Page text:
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Can A 'Fighting Formula' Improve Your Relationship?

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Couple in a field wearing boxing gloves
Is there a right and wrong way to handling conflict in your relationship?

When the Gloves Come Off
When you find yourself in the midst of a fight, remember that your emotional, and physical, health rely on the type of fighting going on between you and your partner. Research shows that women who perceive their partners as "arguing with warmth" actually have significantly reduced risk of heart disease than those who don't, says Dreyfus. "What's striking about this is that we are not talking about women who don't argue being healthier—but those who perceive that the friendliness doesn't leave the relationship in the midst of conflict," she says. "I think it is crucial for partners to consciously agree that they want to remain partners in conflict—not adversaries." MyDaily: Woman Unfriends Boyfriend On Facebook, Lands In Jail

For Jessica Graves-Toliver, the fighting in her relationship began before she was married. "It could start for a number of reasons, but most often it would be something as simple as a timeline that did not add up," says Graves-Toliver, an operations manager in Cincinnati. Throughout their relationship and marriage, infidelity was a huge issue resulting in many a fight; money was another. "He would lie about money; checks from commission were always cashed, he never had stubs," says Graves-Toliver. "In hindsight, of course, it was always a way for him to hide money for his affairs."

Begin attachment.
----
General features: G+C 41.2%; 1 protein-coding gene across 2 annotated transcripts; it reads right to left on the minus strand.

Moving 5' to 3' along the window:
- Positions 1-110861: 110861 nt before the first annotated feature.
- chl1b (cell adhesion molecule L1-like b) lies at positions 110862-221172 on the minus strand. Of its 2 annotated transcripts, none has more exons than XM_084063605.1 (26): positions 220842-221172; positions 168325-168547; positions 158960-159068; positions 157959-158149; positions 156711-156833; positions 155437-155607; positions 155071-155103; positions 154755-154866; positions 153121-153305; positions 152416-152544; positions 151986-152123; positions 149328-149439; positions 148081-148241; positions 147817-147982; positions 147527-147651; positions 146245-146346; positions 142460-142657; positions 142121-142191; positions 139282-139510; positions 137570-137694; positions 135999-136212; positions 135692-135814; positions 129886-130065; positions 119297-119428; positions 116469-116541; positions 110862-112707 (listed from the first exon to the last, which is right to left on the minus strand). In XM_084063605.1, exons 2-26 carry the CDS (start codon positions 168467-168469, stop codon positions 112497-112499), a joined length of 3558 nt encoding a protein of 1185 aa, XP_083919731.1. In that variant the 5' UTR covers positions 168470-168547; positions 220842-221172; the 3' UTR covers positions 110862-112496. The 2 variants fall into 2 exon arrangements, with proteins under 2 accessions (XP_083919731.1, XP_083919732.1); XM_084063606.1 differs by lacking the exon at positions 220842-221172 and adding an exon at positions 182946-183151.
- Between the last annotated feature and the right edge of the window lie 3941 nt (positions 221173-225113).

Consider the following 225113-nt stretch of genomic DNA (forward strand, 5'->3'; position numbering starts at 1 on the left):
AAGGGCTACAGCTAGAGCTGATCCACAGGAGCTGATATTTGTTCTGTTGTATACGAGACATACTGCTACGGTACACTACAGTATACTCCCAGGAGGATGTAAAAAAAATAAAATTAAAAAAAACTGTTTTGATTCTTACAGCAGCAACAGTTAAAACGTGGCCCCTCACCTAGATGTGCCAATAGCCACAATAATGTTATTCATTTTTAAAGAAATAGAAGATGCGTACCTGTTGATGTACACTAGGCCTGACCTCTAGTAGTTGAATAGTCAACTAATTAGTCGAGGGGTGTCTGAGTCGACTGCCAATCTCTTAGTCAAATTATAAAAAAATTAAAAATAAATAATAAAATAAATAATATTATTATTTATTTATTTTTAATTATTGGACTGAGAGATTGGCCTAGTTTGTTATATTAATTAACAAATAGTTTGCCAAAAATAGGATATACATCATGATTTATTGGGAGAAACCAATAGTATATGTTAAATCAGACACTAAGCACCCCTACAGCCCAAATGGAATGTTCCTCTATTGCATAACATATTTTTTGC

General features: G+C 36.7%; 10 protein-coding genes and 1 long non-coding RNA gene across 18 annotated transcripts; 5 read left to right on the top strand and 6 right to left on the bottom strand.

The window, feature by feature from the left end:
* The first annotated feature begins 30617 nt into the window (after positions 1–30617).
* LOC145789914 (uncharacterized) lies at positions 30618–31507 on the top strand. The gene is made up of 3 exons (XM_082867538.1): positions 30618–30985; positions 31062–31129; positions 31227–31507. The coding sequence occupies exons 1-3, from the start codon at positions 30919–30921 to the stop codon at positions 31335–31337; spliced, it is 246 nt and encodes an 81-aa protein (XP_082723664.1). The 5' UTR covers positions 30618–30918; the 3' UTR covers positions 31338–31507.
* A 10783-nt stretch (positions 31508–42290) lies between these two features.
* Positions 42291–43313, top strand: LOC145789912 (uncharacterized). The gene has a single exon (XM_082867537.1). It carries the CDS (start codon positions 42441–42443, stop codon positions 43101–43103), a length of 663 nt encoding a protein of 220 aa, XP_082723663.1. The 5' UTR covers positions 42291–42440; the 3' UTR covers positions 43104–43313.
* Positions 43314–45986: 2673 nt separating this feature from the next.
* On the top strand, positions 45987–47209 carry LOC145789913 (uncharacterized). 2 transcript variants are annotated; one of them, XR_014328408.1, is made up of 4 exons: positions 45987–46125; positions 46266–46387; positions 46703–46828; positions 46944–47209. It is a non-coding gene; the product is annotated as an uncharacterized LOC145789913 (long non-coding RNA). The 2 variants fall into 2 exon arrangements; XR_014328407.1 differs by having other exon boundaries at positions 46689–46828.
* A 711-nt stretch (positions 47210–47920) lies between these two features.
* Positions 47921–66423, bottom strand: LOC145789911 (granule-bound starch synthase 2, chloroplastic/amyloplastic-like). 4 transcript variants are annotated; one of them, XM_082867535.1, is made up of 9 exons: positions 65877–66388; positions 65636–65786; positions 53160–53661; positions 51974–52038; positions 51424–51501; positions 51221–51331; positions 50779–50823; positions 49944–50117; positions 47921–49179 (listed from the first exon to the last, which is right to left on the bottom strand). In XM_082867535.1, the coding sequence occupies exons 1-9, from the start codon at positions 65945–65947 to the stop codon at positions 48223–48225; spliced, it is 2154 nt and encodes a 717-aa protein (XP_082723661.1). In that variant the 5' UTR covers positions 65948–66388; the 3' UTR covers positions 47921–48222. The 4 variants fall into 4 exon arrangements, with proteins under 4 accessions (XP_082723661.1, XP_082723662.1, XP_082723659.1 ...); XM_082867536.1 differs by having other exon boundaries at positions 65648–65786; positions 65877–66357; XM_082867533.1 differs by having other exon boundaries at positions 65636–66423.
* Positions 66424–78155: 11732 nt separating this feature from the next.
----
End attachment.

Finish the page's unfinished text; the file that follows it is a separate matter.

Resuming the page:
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Most often, the couple would fight in the morning or late at night. The fights would sometimes continue through email at work and last for days. "He would always cave in, because I was the center of our social lives and our family life and he needed me to know kids' schedules," she says. "We could go months at a time at peace, but then there would be weeks of hell. Eventually, there were times of domestic violence, he broke furniture, put holes in walls, even bruised my arm trying to get me to stay in the room. It was finally enough."

A Healthy Fight
While some fights are brutal, there is such a thing as having a discussion about differences without making it an argument. Yelling, throwing things, making nasty comments or becoming violent is childish and destructive to the relationship; but really in every fight, the question is of motivation: Are you speaking in order to connect, to help your partner grow or to put your partner down? "I have witnessed screaming matches where there was love in the space," says Dreyfus, "and intellectual 'mature' debates that felt like ice."

Seth Meyers, author of Dr. Seth's Love Prescription, says couples who tend to argue almost as an intellectual form of sparring aren't necessarily unhealthy. "When it gets unhealthy is when the arguments become personal and one or both members of the couple feel attacked, criticized, or not supported," he says.

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